This kind of consciousness, if it exists, would presumably last forever, only changing from one form into another, depending on which body it happened to inhabit at the time.
The implication of this model for consciousness is that even the free sub-atomic particles that were dominant at the Big Bang are conscious. By extension, all matter, including non-living matter, must be conscious, since it is made up of sub-atomic particles.
To reduce human consciousness to that of the body’s sub-atomic particles is to use a method that has been highly successful in the physical sciences. There, the properties of matter have been reduced to those of its basic building blocks at the atomic scale. However, consciousness, as we know it, appears to emerge only from a network architecture of nerve fibres on a grander scale, although what happens at the atomic level is still important.
Hence, we note that the more complex the brain possessed by a species, the more signs of consciousness it exhibits. Of course, we have no way of knowing how it feels to an animal or to another human to be conscious. Only they can observe what is happening within their own brains in the way of conscious experience.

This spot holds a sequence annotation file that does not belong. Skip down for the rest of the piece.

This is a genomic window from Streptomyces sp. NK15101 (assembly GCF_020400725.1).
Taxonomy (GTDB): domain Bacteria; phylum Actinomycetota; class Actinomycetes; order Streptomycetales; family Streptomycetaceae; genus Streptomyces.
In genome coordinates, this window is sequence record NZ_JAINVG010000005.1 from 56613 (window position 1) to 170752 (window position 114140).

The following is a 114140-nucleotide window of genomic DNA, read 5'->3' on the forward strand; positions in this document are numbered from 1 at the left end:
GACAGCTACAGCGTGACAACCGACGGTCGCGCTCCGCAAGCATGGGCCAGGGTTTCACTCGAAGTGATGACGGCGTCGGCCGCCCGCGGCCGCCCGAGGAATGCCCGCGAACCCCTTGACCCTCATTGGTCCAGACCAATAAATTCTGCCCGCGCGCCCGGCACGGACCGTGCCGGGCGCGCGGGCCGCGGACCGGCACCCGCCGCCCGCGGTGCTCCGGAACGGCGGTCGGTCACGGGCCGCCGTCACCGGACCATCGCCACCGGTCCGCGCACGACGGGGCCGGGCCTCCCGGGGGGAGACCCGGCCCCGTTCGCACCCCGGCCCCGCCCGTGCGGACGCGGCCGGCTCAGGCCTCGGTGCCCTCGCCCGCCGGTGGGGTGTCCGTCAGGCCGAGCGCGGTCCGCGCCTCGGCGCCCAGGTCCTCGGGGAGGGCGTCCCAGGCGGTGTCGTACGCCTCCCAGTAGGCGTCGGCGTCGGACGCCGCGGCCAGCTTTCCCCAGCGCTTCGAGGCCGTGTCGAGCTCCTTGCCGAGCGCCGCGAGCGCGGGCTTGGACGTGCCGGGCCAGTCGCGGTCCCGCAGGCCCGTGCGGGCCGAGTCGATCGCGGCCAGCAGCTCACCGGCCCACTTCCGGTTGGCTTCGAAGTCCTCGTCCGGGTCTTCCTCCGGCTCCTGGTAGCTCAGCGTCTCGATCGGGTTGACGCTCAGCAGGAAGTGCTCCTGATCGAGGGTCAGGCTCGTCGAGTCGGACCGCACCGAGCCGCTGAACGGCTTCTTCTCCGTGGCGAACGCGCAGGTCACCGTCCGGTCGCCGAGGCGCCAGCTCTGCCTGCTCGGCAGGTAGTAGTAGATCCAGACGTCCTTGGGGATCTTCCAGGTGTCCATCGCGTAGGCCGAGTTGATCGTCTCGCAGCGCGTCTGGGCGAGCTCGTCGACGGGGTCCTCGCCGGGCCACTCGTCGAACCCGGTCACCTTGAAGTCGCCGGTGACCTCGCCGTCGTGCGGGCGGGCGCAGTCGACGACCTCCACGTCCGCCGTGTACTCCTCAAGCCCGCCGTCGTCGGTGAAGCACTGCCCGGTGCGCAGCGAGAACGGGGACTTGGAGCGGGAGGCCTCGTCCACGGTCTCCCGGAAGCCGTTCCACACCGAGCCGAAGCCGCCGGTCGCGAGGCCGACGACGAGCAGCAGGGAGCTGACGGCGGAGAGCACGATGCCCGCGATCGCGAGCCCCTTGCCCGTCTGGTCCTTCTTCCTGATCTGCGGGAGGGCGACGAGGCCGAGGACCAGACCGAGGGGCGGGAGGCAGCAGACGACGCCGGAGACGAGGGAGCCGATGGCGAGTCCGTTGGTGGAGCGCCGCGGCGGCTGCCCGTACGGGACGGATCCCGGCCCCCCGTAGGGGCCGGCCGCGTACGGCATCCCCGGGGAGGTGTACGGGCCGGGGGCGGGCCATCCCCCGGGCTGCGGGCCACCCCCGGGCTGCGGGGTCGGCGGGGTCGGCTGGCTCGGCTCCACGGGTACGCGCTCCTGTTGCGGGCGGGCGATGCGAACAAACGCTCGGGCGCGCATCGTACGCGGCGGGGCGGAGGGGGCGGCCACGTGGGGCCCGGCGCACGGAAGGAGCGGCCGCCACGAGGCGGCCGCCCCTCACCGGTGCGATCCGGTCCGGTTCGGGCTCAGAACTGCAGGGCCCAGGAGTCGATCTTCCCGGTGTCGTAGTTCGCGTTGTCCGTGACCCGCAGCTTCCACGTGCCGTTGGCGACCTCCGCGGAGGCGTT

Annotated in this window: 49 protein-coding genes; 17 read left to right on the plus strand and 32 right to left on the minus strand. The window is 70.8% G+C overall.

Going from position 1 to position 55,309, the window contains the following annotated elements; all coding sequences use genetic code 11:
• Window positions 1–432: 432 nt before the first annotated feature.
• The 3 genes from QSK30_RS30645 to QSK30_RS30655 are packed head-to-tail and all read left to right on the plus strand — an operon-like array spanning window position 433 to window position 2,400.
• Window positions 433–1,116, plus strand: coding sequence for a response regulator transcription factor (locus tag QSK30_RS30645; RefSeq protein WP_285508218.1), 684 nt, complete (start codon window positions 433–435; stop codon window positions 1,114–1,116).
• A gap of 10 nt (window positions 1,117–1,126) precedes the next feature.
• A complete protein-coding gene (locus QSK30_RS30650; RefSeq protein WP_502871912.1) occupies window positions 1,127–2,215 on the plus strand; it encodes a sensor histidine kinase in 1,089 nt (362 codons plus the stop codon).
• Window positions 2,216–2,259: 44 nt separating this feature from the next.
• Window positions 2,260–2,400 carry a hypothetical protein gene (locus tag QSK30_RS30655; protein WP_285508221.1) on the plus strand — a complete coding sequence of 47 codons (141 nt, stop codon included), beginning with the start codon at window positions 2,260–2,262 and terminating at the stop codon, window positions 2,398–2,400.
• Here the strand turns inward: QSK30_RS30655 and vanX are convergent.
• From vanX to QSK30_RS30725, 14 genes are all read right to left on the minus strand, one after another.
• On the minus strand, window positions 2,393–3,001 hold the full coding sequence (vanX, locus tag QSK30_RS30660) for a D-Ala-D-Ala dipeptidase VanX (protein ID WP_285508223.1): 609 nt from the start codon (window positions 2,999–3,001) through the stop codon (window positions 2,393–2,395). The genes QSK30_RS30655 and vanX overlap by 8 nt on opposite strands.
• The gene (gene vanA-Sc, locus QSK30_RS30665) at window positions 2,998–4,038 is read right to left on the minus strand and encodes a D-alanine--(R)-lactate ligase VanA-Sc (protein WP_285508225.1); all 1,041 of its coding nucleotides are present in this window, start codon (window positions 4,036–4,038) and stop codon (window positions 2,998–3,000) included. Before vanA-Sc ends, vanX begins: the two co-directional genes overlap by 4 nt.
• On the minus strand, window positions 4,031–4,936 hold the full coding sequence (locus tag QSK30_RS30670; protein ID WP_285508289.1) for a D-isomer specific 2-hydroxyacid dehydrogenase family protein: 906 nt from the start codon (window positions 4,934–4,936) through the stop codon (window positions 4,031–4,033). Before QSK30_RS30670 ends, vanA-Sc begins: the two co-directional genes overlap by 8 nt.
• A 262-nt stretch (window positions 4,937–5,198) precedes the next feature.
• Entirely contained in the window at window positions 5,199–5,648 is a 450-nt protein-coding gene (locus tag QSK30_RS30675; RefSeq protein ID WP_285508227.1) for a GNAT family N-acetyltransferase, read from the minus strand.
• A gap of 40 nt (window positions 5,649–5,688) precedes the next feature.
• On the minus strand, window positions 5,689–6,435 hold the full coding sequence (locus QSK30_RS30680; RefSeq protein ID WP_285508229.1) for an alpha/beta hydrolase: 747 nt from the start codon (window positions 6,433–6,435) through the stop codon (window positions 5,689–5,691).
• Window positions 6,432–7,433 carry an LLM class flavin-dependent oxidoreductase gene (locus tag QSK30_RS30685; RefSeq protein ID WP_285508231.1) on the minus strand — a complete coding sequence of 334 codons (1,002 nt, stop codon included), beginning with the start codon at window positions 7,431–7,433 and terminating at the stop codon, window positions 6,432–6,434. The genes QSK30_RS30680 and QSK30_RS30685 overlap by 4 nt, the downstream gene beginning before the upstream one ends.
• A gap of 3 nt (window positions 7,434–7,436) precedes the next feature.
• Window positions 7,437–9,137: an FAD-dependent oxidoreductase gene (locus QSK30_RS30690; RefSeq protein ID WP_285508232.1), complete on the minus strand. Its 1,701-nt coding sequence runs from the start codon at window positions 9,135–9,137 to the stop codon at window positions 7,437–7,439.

We can only infer consciousness in others by observing their behaviour.
Thus, we have identified three possible models for consciousness: that it emerges from any sufficiently complex electrical or electrochemical network; that it only emerges from living creatures of sufficient neurological complexity; or that it arose in its own right at the Big Bang before life existed in the universe.
To resolve the mystery, we must await more definitive experiments in neurobiology — or, perhaps, in artificial intelligence.